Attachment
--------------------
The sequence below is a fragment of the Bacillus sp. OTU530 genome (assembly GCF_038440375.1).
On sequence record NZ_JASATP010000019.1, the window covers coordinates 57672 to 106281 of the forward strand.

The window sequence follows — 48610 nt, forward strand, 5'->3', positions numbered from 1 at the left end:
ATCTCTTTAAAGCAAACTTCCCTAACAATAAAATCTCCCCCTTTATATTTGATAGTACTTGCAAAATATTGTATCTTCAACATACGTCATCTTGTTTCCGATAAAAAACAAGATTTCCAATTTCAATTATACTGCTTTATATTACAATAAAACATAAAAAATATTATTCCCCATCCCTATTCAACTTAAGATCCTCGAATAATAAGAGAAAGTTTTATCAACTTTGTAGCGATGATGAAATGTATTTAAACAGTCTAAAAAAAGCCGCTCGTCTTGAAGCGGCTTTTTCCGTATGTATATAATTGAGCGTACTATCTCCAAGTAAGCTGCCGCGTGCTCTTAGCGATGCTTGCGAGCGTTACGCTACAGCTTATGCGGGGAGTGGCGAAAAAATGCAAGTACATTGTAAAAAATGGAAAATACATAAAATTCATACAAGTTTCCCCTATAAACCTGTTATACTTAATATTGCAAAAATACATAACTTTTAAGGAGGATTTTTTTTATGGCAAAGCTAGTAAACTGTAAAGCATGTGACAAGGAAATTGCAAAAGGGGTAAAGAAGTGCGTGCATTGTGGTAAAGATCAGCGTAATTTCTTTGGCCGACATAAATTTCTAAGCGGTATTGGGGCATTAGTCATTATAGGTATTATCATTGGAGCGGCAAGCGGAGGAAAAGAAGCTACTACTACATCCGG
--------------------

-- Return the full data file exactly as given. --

The sequence below is a fragment of the Bacillus sp. OTU530 genome (assembly GCF_038440375.1).
On sequence record NZ_JASATP010000019.1, the window covers coordinates 57672 to 106281 of the forward strand.

The window sequence follows — 48610 nt, forward strand, 5'->3', positions numbered from 1 at the left end:
ATCTCTTTAAAGCAAACTTCCCTAACAATAAAATCTCCCCCTTTATATTTGATAGTACTTGCAAAATATTGTATCTTCAACATACGTCATCTTGTTTCCGATAAAAAACAAGATTTCCAATTTCAATTATACTGCTTTATATTACAATAAAACATAAAAAATATTATTCCCCATCCCTATTCAACTTAAGATCCTCGAATAATAAGAGAAAGTTTTATCAACTTTGTAGCGATGATGAAATGTATTTAAACAGTCTAAAAAAAGCCGCTCGTCTTGAAGCGGCTTTTTCCGTATGTATATAATTGAGCGTACTATCTCCAAGTAAGCTGCCGCGTGCTCTTAGCGATGCTTGCGAGCGTTACGCTACAGCTTATGCGGGGAGTGGCGAAAAAATGCAAGTACATTGTAAAAAATGGAAAATACATAAAATTCATACAAGTTTCCCCTATAAACCTGTTATACTTAATATTGCAAAAATACATAACTTTTAAGGAGGATTTTTTTTATGGCAAAGCTAGTAAACTGTAAAGCATGTGACAAGGAAATTGCAAAAGGGGTAAAGAAGTGCGTGCATTGTGGTAAAGATCAGCGTAATTTCTTTGGCCGACATAAATTTCTAAGCGGTATTGGGGCATTAGTCATTATAGGTATTATCATTGGAGCGGCAAGCGGAGGAAAAGAAGCTACTACTACATCCGG